Monday, April 02, 2012

Ethernet and Colocation For Texas Business

The Lone Star State is a land of big spaces, big business, big data and the need for big bandwidth. Alpheus is a carrier with both Texas roots and a focus on the needs of Texas business. Let’s take a look at the services they offer to meet the needs of companies in banking & finance, energy, government, healthcare, information technology, legal and media sectors, among others.

Find business and carrier network services and colocation in Texas...With a Network Operations Center (NOC) in Houston, the Alpheus fiber optic network connects major cities in Texas. Their Texas regional network connects to Dallas, Fort Worth, Waco, Bryan, Austin, San Antonio, Laredo, McAllen, Harlingen, Corpus Christi, Victoria and Houston. Core network reliability exceeds 99.999% or “five nines,” the gold standard for telecommunications.

Alpheus serves both enterprises and carriers within their Texas footprint. Network services include Dedicated Internet Access (DIA), Metro Ethernet, Private Line and Managed Wavelength. One of the newer services is Ethernet-Over-Local-Area-Network (E-LAN). This is a Carrier Ethernet service standardized by the Metro Ethernet Forum (MEF) and used to bridge multiple local area networks so that they act as one much larger network.

If you’ve been trying to tie business locations together with traditional telecom services, you know that there is a transition between your network edge and the telco providers network. Usually this means a protocol conversion and specialized interface hardware. What E-LAN does is eliminate that transition by keeping everything in the Ethernet protocol from end to end. A simpler service called Ethernet Line or E-LINE provides a dedicated point to point Ethernet connection between two locations as a replacement for private line services such as T1, DS3 and OC3.

Alpheus Carrier Solutions include Metro transport with rates ranging from DS-1 (1.5 Mbps) to OC-192 (10 Gbps), Texas Long Haul for connecting from Texas Metro markets to virtually anywhere in North America at the same speeds as Metro Transport, Metrolocity Peering to cross-connect with other service providers with bandwidth speeds from DS-1 to OC-12 (622 Mbps), Ethernet services to 10 Gbps, and 2.5 Gbps managed wavelengths. Ethernet interfaces include 10/100 Mbps FastE, 1000 Mbps GigE and 10 Gbps Ethernet. Scalability is flexible from 1 Mbps on up to 10 Gbps to match user requirements.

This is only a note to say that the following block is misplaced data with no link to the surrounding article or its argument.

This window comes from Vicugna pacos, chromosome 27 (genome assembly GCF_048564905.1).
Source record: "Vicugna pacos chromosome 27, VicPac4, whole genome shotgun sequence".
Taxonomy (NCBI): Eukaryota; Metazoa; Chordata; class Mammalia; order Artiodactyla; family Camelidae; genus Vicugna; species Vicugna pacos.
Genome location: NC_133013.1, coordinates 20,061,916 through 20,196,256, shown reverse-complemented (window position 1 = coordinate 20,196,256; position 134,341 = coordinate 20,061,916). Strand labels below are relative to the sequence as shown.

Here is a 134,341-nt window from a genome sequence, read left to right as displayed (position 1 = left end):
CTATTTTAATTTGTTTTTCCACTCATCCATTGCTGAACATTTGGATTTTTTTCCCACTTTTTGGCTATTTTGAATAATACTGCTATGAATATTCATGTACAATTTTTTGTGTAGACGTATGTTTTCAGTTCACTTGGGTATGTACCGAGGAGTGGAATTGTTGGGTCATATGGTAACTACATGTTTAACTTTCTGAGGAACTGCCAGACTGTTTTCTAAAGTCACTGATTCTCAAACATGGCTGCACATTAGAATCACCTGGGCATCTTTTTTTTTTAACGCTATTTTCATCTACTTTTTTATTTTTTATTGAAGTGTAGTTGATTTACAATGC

Alpheus Waves and Gigabit Ethernet services offer 3 levels of protection. Load sharing consists of two interfaces with two physically diverse unprotected connections. Your provide the protection switching. Network protection is configured to protect against network outages but not client issues. Unprotected services are just that. There is no network or client protection.

Alpheus operates four Data Centers with colocation services available. These are 777 Walker (2 Shell Plaza) in Houston, 1905 E. 6th Street in Austin, 2323 Bryan in Dallas and 307 & 309 West 7th St. in Fort Worth. The Austin and Houston data centers are SAS 70 Type II Audio Certified for critical operations that need to meet that requirement.

Colocation solutions include full and half cabinets, private cages, relay racks, flexible power configurations and the Alpheus Tier 1 regional fiber optic network with connections to over 75 carriers. “Remote Hands” service is a way to let Alpheus engineers perform simple troubleshooting and maintenance tasks, plus lend a hand when emergencies pop up. Remote Hands include server & equipment reboot, equipment and card testing, secure cabling connections and removal of customer equipment.

Is your business located in Texas and in need of connectivity or colocation services? There are excellent options available to you for a simple inquiry. Get competitive quotes from Alpheus and other top tier carriers for bandwidth services and equipment colocation and see what works best for your situation.

Click to check pricing and features or get support from a Telarus product specialist.

Note: Map of Texas courtesy of WikimediaCommons.

Follow Telexplainer on Twitter